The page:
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11 Things I Learned in Buenos Aires

by Conner Gorry Feb 12, 2010
A glimpse of Buenos Aires.
Latin America is my turf.

I’ve written guidebooks to the region since 1998 and have lived in Havana since 2002. I’ve been around the Latino block so to speak, but until my sister-in-law tied the knot in Buenos Aires this past December, I hadn’t had the opportunity to travel to Argentina.

Indeed, the extent of my knowledge of the place barely extended beyond Maradona’s “hand of god” and dulce de leche-stuffed alfajores. Now, after nearly three weeks prowling all kinds of areas – the “villas,” Ciudadela, La Boca and everything in between – I have some opinions to impart about Buenos Aires…


The music, art, and dancing approach a quality I’ve experienced only in Havana and New York. The difference is the offerings are more independently creative than in the former and more economically accessible than in the latter.


Tragic though it is, the mullet is alive and well. Ditto the rat tail, nasty worm-like dreadlocks, and other unfortunate hairstyles that died long ago (with good cause) in other latitudes.


The entire city is a minefield of dogshit. When it rains, the sidewalks run with floating turds. Cursed are those caught out in this river of canine feces wearing only flip flops. Pooper scooper law, anyone?


Buenos Aires may be the world’s greatest city for ice cream addicts. The night we arrived, we settled in with the family, swigged a bit of wine and smoked a few cigars. Just before 2am my brother-in-law suggested we go out for ice cream.

Within minutes, I was indulging in some of the best, most affordable ice cream of my life – no small accolade coming from me, an amateur Coppelia aficionado and veteran of the 45-minute wait for the 5 cent scoops served up in that historical parlor. The variety and quality of the Argentine product were awe inspiring in equal measure. And the flavors. Sambayón? (See note A below)


Give the people the right to smoke pot in public and they will, with gusto.


Sorry to report: the carne ain’t all that. Since I was visiting during the holidays and a wedding, I had ample opportunity to sample everything from blood sausage and lamb to goat and beef tenderloin. It was a bit overwhelming, this compulsion Argentine’s have to eat copious amounts of meat at BBQ events known as asados.

One gut-splitting Saturday, we went to an asado in the afternoon and another in the evening. At both affairs, heavy rib racks, interminable chains of sausages, and slabs of beef sizzled over natural charcoal, lacing the air with its smoky perfume. Unfortunately, the meat was often overcooked for my taste; the blood sausage was chunky and black (only for hardcore carnivores, which I am not); and save for an exquisite sausage criollo procured by my brother-in-law, most of the meat just wasn’t the high quality, grass-fed beef I was led to expect. (See note B below)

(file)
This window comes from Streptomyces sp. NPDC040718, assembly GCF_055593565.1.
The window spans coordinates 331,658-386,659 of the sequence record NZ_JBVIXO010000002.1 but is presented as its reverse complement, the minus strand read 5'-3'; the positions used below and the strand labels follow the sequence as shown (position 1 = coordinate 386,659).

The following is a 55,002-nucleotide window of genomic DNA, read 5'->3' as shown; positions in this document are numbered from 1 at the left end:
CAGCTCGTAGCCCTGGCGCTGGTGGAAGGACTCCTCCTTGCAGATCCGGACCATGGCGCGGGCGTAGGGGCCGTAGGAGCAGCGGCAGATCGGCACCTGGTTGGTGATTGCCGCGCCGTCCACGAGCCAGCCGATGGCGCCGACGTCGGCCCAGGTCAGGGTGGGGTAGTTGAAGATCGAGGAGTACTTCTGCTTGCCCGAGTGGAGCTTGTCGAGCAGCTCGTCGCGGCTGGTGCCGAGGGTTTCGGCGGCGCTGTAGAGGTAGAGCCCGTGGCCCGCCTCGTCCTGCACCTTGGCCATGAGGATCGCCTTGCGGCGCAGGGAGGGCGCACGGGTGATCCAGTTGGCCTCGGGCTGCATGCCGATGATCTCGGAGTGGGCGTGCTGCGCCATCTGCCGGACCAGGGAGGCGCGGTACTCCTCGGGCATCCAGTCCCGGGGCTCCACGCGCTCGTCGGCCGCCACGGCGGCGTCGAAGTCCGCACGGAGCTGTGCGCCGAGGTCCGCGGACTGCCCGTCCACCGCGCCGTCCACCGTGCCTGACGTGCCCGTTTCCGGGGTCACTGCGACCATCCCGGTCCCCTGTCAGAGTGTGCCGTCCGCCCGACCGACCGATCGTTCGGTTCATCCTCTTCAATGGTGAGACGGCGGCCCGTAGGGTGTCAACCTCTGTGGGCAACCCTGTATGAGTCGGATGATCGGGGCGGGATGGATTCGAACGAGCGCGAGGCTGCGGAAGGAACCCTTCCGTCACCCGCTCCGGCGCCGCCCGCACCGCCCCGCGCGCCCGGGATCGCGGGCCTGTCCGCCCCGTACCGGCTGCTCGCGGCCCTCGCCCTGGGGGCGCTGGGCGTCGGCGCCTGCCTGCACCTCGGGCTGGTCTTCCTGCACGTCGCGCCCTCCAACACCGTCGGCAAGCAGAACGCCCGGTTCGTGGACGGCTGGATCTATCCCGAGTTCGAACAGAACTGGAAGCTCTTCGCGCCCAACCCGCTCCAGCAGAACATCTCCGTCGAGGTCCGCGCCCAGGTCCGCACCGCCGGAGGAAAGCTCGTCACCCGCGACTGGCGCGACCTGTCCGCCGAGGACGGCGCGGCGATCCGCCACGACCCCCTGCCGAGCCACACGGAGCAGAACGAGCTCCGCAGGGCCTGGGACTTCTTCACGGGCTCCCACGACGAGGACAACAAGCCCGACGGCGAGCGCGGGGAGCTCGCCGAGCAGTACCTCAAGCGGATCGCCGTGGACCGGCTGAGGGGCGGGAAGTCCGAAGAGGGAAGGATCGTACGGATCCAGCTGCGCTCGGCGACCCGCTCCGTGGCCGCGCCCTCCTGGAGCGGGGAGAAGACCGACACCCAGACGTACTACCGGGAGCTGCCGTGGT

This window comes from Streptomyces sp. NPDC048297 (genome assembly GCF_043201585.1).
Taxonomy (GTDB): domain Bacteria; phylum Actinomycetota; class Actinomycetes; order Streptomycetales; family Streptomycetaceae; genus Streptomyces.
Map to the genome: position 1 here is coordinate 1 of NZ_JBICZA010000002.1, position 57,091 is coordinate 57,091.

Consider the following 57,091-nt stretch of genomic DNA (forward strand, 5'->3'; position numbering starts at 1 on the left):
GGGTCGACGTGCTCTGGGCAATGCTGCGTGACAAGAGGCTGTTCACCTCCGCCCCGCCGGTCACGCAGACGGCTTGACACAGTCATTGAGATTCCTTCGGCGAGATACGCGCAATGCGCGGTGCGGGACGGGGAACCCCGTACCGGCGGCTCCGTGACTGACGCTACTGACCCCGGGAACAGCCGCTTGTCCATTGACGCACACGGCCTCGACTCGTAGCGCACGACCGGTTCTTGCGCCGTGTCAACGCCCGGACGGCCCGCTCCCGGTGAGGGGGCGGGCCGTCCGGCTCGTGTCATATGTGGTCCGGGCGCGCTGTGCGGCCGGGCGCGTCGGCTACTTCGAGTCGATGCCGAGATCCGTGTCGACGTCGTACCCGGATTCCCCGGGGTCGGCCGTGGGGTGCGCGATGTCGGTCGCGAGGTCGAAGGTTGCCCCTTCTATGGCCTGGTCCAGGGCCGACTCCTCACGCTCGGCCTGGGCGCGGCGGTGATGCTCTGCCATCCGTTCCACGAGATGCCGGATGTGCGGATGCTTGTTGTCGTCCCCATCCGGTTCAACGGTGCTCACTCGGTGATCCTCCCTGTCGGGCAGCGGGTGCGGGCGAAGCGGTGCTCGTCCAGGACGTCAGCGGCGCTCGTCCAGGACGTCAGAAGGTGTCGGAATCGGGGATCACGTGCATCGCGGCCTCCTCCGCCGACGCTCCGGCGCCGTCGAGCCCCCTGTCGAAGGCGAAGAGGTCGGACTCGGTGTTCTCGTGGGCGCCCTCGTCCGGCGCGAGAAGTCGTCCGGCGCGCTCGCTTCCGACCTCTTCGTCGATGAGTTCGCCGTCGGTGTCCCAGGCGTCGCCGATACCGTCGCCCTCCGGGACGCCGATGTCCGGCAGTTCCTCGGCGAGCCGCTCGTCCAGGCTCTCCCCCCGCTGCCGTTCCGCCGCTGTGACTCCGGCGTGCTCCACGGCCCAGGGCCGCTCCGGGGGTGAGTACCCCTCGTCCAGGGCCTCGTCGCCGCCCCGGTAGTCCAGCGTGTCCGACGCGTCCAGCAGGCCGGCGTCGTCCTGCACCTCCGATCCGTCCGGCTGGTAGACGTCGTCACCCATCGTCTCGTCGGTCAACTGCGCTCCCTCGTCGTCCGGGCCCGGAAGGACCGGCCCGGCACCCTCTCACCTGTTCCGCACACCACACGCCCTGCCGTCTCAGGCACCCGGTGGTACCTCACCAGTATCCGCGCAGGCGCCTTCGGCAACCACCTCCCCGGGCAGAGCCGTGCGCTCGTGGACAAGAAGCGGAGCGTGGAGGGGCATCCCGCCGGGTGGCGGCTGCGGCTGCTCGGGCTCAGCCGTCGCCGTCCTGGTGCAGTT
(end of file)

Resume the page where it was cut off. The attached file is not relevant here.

Having said all that, Buenos Aires is a hostile destination for vegetarians. Unless you can live on chimichurri. This simple condiment of oil, vinegar, parsley (fields of it), red pepper, oregano, garlic, and a couple of other herbs is so damn toothsome, it just may be life-sustaining.


From the highways of Caracas to the honking cacophony of Islamabad, I have never seen worse drivers than the locos that terrorize Buenos Aires. It’s no wonder traffic accidents are the leading cause of death there. As the old saying goes: it’s better to lose a minute of your life than your life in a minute…


If there’s an accent in the world more annoying than the whiny sing song of Buenos Aires, we’ve yet to hear it. (I’ve received a lot of dissenting opinions on this point, but that’s my story and I’m sticking to it!)


The passion porteños have for fresh flowers is refreshing – and the erotic scent of jasmine carried on the hot winds of the Southern Cone summer is thoroughly intoxicating.


I can still go out dancing and cavorting into the wee hours, returning home while others are commuting to work.


Buenos Aires is a nice place to visit, but I wouldn’t want to live there.


A. That first night I tried several flavors I had never heard of. One of them was the inimitable sambayón, made from farm fresh eggs and glugs and glugs of wine. Best place to sample this and other creamy, dreamy marvels: Heladería La Flor de Almagro (Since 1933! Located at: Estado de Israel 4727; tel: 4854-0717 – home delivery is, of course, available).

B. My Argentine friends proffered two reasons for this: 1) that porteños (folks from the capital) don’t know how to select and buy meat and 2) much of the domestic beef production in Argentina is being switched from grass-fed to genetically-modified soy-fed. ¡Buen provecho!

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